Atenacio Romero pulls a yellowed document from the books and papers piled on the table in his home in Cuyamungue, N.M. Dated April 1928, it is a declaration of water rights to Acequia de los Ortizes, the ditch that has brought water from the Rio Pojoaque to his family’s crops "for upwards of 200 years." Among the names in the declaration is José Aniseto Romero — Romero’s father, who bought this land in 1909.

"My dad made a living farming this land until he died in 1964," recalls the 84-year-old Romero. But these days, he wonders what the future holds for the acequia that has watered the land since Spanish colonial days.

Romero is one of more than 2,500 parties involved in the Aamodt water adjudication case. A simple lawsuit filed in 1966 to legally sort out the water rights in the Pojoaque Basin north of Santa Fe, it has entangled four Native American pueblos and hundreds of Hispanic and Anglo landowners. Aamodt — named alphabetically for the first party in the case — has dragged through the courts for 40 years, making it one of the oldest on the federal docket.

But the case may be nearing its end; the pueblos, the county and the state have signed on to a settlement that emerged this spring. It now awaits federal approval and funding. Some hail it as a precedent-setting compromise that ends a bitter battle and benefits Indian and non-Indian water users alike. But others, including Romero, see it as a threat that could destroy their way of life.

Historic web

New Mexico’s water is ensnarled in law and history, a web of pueblo, Spanish, Mexican, territorial, federal and state rule. Adjudication cases like Aamodt, the Taos Pueblo’s Abeyta case, and others around the state are intended to untangle it.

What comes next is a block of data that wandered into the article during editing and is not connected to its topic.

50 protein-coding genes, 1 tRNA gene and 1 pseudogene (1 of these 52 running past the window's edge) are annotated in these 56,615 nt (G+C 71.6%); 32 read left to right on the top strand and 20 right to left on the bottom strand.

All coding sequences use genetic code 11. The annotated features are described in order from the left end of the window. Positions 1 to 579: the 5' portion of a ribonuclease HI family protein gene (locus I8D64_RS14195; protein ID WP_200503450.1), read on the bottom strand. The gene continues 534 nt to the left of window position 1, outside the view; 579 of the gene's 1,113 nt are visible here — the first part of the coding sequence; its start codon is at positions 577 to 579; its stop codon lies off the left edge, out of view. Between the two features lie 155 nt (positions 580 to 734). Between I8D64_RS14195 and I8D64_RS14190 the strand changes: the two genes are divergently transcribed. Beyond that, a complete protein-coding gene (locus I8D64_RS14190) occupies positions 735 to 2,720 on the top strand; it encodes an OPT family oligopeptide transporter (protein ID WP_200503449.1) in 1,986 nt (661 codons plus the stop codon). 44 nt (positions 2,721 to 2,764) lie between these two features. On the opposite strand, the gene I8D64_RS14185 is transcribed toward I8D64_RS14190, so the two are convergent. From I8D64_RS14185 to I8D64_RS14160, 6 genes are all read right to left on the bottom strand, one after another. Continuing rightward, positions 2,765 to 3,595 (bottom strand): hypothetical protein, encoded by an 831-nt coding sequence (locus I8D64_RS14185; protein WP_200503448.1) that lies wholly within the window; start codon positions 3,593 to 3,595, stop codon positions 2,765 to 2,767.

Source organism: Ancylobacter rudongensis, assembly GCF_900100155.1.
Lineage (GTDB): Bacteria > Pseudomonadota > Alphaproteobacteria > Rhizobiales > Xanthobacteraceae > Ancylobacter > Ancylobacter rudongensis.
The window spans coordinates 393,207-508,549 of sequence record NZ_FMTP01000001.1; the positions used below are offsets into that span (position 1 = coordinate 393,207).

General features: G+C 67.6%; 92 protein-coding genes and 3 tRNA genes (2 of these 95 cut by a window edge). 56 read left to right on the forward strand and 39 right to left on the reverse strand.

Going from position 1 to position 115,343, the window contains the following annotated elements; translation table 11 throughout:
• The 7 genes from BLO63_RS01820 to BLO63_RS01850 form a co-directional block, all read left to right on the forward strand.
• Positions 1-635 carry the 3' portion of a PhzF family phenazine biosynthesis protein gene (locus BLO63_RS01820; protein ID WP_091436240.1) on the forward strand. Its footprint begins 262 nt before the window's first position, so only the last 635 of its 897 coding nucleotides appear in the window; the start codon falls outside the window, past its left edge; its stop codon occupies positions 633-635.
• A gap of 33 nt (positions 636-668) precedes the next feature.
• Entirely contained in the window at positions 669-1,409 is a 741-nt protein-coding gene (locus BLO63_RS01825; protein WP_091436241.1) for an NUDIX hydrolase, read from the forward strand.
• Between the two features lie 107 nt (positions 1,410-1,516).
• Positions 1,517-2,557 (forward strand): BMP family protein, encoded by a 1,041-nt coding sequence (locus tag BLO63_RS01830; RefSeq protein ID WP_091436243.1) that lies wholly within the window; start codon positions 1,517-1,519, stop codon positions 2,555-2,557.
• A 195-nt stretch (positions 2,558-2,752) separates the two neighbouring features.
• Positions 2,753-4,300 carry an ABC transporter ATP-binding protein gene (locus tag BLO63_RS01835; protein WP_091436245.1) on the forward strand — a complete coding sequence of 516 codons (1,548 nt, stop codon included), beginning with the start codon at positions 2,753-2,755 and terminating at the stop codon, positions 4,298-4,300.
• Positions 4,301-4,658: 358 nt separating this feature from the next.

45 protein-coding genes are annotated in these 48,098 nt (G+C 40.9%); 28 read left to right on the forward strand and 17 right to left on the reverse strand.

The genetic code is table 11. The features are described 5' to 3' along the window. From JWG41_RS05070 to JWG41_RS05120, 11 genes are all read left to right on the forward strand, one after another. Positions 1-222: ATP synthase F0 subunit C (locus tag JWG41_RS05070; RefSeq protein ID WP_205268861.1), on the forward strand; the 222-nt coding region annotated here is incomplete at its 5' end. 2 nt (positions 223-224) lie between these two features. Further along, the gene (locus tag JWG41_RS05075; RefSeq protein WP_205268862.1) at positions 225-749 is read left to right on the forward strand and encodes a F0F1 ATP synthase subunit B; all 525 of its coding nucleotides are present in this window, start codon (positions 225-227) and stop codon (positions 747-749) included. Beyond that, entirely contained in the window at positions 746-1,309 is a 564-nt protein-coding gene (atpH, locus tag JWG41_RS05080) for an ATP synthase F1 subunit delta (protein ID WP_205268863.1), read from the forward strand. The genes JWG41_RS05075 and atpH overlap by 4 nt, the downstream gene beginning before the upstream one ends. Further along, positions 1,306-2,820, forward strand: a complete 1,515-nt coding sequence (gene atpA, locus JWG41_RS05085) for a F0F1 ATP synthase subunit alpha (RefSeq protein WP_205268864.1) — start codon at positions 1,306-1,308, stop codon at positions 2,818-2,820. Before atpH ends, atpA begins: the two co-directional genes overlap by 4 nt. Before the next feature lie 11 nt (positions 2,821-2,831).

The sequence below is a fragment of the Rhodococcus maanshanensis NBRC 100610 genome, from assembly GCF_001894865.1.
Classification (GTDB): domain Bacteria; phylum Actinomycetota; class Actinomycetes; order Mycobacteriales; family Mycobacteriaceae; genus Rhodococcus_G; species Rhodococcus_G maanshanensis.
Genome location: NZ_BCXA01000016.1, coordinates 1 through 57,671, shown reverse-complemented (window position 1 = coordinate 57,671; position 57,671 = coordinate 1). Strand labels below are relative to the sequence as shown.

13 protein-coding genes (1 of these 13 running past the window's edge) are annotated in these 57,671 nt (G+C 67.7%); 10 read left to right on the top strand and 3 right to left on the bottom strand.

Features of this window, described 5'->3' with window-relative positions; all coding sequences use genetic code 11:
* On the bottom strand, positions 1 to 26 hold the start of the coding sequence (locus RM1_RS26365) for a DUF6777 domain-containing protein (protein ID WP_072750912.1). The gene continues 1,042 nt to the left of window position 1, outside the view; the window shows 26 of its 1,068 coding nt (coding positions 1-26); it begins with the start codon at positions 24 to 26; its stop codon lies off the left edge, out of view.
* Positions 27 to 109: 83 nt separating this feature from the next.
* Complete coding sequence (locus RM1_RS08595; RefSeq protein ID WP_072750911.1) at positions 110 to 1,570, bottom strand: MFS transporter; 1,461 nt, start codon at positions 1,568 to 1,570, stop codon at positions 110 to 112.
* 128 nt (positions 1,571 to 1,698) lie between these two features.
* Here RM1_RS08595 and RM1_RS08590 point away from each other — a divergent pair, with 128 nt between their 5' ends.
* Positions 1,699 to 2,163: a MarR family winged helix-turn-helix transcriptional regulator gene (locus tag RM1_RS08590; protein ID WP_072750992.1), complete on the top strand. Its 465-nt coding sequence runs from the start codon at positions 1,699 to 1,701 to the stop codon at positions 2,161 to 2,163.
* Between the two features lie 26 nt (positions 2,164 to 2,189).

The four pueblos in the Aamodt case — Pojoaque, Nambé, Tesuque and San Ildefonso — were settled in the 13th and 14th centuries. The waters of the nearby Rio Grande were too swift and variable to harness, so they irrigated their fields with water from the Rio Pojoaque, a stream originating in the Sangre de Cristo Mountains, and its tributaries. The Spanish came up the Rio Grande in 1598, but were driven out by the Pueblo Revolt in 1680. When they returned in 1693, apparently humbled by their earlier rout, the Spanish government granted each Pueblo 18,000 acres of land. Hispanic farmers began settling the basin north of Santa Fe in the early 1700s and built the acequia system to distribute the basin’s water to their fields. By the time the United States claimed the territory in 1848 as part of the Treaty of Guadalupe-Hidalgo, the pueblos were sharing — and probably fighting over — the scant waters of the streams with dozens of Hispanic families.

When the state first filed the Aamodt case in 1966, no one knew which water law applied to the pueblos. Typically, a specific tribe’s water rights are tied to the amount of irrigable land on its reservation. Under this law, known as the Winters Doctrine, the pueblos would have ended up with all the water in the basin, and even more. But in 1983, a federal district court ruled that the Winters Doctrine did not apply, because the pueblos’ lands are not reservations, but are land grants that predate the United States.

In 1985, federal Judge Edwin Mechem handed down the most important ruling in the case: Pueblos are entitled to aboriginal water rights based on how many acres each pueblo had historically irrigated. Although this gives them less water than under Winters, it gives them more than under state law. It also allows them first priority on most of the water in the basin. If the pueblos were to call in their water rights during a drought, every acequia in the region could run dry. "We were presented with a problem," says Ted Bagley, who represents the state in the case. "We were anxious to avoid a cataclysm."

No one is smiling